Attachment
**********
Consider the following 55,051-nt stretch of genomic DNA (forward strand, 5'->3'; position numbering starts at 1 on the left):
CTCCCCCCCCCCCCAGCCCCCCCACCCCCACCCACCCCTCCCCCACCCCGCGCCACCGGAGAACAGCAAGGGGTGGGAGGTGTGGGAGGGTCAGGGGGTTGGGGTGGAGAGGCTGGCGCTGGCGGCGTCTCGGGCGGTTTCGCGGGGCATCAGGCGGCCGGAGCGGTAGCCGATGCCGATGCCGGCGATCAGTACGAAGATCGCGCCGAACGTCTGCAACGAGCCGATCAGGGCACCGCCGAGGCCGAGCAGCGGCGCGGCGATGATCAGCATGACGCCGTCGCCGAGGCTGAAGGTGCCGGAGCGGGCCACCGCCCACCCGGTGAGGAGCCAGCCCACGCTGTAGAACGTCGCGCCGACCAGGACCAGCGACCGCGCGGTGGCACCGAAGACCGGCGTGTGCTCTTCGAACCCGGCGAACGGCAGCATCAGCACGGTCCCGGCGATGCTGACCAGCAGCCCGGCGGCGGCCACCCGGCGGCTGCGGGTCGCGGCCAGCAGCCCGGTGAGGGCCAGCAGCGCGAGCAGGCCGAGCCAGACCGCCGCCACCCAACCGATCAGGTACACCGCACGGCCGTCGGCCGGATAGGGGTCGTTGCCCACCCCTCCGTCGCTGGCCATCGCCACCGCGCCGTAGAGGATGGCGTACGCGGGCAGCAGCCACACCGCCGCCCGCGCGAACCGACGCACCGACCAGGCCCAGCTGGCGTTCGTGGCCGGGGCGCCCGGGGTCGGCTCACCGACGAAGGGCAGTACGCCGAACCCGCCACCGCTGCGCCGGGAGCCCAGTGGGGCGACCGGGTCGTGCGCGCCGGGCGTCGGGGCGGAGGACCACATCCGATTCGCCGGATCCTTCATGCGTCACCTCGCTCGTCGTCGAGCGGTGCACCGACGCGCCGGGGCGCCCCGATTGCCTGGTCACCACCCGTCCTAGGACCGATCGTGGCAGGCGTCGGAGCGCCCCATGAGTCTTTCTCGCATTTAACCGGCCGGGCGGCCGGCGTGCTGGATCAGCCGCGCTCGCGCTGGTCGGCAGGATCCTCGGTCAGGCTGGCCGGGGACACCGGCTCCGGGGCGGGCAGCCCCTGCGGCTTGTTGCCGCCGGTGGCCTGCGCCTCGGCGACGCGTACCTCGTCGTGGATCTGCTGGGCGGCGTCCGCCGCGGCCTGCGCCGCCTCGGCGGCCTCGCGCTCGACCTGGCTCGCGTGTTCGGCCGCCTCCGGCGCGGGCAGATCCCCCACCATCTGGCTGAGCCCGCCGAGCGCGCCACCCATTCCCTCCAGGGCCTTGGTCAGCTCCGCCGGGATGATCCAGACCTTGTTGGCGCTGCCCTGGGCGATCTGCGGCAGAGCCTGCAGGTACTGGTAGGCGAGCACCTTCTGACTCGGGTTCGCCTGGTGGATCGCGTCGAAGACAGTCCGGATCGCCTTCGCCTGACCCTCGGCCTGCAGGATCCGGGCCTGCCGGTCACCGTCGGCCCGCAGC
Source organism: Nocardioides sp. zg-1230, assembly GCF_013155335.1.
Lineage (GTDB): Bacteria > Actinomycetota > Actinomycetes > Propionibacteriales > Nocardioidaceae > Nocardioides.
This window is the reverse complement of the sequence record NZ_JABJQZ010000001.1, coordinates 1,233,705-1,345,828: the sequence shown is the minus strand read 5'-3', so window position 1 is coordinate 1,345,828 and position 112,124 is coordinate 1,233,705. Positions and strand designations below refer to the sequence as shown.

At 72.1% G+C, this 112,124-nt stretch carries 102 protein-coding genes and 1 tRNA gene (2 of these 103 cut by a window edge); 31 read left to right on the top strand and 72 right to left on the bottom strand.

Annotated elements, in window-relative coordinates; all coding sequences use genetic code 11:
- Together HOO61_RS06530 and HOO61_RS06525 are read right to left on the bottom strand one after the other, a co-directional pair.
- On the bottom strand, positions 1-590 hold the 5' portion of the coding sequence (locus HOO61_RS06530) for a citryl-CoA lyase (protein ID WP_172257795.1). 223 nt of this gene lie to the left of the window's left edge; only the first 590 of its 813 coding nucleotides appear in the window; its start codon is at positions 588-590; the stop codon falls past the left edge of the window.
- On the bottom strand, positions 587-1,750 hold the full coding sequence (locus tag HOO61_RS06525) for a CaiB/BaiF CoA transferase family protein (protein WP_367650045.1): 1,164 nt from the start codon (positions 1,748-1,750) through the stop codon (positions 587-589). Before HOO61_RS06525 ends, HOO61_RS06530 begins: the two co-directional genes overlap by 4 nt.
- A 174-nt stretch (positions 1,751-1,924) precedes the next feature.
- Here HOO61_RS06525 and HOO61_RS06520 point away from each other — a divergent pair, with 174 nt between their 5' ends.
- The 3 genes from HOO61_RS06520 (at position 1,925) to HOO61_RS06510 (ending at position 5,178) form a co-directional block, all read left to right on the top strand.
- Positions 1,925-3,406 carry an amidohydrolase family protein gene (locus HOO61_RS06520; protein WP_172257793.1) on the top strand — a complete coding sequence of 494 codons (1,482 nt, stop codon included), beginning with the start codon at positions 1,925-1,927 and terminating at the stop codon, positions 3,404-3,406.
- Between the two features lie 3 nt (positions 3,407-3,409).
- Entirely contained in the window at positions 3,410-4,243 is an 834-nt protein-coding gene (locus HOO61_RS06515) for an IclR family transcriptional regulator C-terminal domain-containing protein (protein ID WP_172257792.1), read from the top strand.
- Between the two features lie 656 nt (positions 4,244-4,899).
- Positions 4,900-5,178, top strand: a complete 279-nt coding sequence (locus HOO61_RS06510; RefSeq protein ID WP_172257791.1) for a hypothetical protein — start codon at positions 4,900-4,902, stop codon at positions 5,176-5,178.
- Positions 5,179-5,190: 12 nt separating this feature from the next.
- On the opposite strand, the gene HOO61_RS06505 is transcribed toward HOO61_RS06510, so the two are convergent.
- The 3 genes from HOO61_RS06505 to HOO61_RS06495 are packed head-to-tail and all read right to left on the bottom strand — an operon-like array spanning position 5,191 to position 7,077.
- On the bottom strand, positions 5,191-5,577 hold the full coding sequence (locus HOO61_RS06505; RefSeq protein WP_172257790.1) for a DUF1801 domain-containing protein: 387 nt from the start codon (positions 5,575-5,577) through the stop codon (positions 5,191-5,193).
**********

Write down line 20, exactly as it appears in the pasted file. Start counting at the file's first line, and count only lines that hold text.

- On the opposite strand, the gene HOO61_RS06505 is transcribed toward HOO61_RS06510, so the two are convergent.